Tag Archives: Doc Cheatham

THE CATALYTIC MISTER DANDRIDGE

putney-dandridge-78

We  have so much to thank Fats Waller for.  He could be the subject of a thousand posts, and the joy he spreads won’t ever diminish.  But, like Louis Armstrong, who he was and what he did were perceived immediately as marketable commodities.  In the early Thirties, with the coin-operated automatic phonograph a new and exciting phenomenon, Waller’s popularity was immense.  But he was under contract to Victor Records, so the other labels looked for their own “Fats” to compete for public attention.

Thus, piano-playing entertainers who could put over a song in a jocular way were valuable.  Swinging pop songs of the day — songs often from films — was the thing.  The very talented women Lil Hardin Armstrong and Cleo Brown recorded for Decca, as did Bob Howard.  Willie the Lion Smith did his own recordings for that label.  Tempo King, Stew Pletcher, Adrian Rollini, and Louis “King” Garcia recorded for Bluebird; Taft Jordan for Melotone, Stuff Smith for Vocalion. Henry “Red” Allen, Billie Holiday, and Mildred Bailey existed in their own aesthetic worlds, but it’s clear they ran parallel to the Waller phenomenon, with a substantial bow to Louis.

Photograph courtesy of ON THIS DAY IN JAZZ AGE MUSIC, with thanks to Confetta-Ann Rasmussen.

Photograph courtesy of ON THIS DAY IN JAZZ AGE MUSIC, with thanks to Confetta-Ann Rasmussen.

Our subject for today, though, is Putney Dandridge, who made a series of recordings in 1935-36 for Brunswick Records.  He is well-known to only a few, I believe, and so I am doing something atypical for JAZZ LIVES and reprinting the detailed Wikipedia entry — more detailed than the Blessed John Chilton’s paragraph:

Louis “Putney” Dandridge (January 13, 1902 – February 15, 1946) was an African American bandleader, jazz pianist and vocalist.

Born in Richmond, Virginia, Dandridge began performing in 1918 as a pianist in the a revue entitled the Drake and Walker Show. In 1930, he worked for a time as accompanist for tap dancer Bill “Bojangles” Robinson, including appearances in the important black musical Brown Buddies. In February 1931, Dandridge appeared in the cast of the musical revue Heatin’ Up Harlem, starring Adelaide Hall at the Lafayette Theatre in Harlem. After touring in Illinois and the Great Lakes region, Dandridge settled in Cleveland, Ohio, forming his own band, which included guitarist Lonnie Johnson. This period lasted until 1934, when he attempted to perform as a solo act. He took his show to New York City, beginning a series of long residences at the Hickory House on 52nd Street and other local clubs. From 1935 to 1936, he recorded numerous sides under his own name, many of which highlighted some major jazz talents of the period, including Roy Eldridge, Teddy Wilson, Henry “Red” Allen, Buster Bailey, John Kirby, Chu Berry, Cozy Cole and more. Appearing to vanish from the music scene in the late thirties, it is speculated that Dandridge may have been forced to retire due to ill health. Dandridge died in Wall Township, New Jersey at the age of 44.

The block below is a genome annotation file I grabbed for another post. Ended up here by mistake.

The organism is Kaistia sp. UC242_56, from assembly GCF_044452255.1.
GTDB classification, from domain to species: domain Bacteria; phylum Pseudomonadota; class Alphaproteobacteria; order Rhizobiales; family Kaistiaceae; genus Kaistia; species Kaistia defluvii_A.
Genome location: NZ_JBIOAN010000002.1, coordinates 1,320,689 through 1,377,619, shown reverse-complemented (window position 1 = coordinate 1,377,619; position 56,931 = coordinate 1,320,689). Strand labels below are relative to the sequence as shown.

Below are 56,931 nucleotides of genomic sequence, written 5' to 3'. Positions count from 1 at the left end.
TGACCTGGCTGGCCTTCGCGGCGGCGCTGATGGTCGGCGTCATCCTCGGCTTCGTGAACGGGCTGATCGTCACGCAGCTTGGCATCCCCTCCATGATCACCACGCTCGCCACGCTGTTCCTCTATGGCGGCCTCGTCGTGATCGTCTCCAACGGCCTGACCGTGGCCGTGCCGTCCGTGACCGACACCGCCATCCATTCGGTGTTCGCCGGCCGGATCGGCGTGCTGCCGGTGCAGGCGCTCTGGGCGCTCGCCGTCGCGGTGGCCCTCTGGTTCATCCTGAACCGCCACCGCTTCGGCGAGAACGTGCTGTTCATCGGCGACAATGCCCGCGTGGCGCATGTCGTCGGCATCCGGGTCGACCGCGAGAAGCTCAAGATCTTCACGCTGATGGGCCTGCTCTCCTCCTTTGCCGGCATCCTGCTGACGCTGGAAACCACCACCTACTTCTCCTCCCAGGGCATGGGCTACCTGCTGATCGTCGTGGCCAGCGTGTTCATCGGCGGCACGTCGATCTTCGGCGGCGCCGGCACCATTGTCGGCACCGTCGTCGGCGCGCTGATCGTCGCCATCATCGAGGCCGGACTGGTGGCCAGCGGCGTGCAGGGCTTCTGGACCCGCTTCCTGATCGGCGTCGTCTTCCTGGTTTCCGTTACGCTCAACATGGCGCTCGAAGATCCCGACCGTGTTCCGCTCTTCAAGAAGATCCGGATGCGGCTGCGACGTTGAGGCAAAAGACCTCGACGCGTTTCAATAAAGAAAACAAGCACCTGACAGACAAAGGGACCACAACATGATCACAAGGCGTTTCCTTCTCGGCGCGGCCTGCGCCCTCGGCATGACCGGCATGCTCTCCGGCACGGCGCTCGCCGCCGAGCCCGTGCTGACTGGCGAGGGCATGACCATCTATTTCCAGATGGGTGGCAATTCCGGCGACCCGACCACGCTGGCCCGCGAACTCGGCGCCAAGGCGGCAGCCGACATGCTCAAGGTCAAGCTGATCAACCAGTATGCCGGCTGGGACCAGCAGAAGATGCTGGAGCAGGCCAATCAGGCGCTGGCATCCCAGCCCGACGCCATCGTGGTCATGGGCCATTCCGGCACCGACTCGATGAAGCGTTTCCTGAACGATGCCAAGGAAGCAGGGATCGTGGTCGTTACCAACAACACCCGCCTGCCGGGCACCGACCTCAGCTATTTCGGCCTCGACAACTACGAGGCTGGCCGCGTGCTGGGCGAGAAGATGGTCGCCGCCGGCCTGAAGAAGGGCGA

Here he is, appearing as “the Stage Manager,” in the 1932 film HARLEM IS HEAVEN, starring Bill Robinson and James Baskette.  Putney appears about ten minutes into the film, and you can see him speaking, chewing gum, scatting, at the piano:

Now, I am not making a case for Dandridge as Waller’s equal.  He was a serviceable swing / cocktail pianist at best, and he plays on five of the first six sides of the series.  But something spectacular can come from a liability, and the result of Putney’s piano playing — say that quickly if you dare — was that Teddy Wilson was called in for the remaining sessions.  As a singer, he was an enthusiastic amateur with a wide uncontrolled vibrato, a limited range, and a scat-singing tendency that was, I think, anachronistic even for 1935.  But in the great vaudeville tradition, he knew the songs, he put them  over with verve, and even when his vocals are most difficult to listen to, one focuses on the gem-like accompaniment.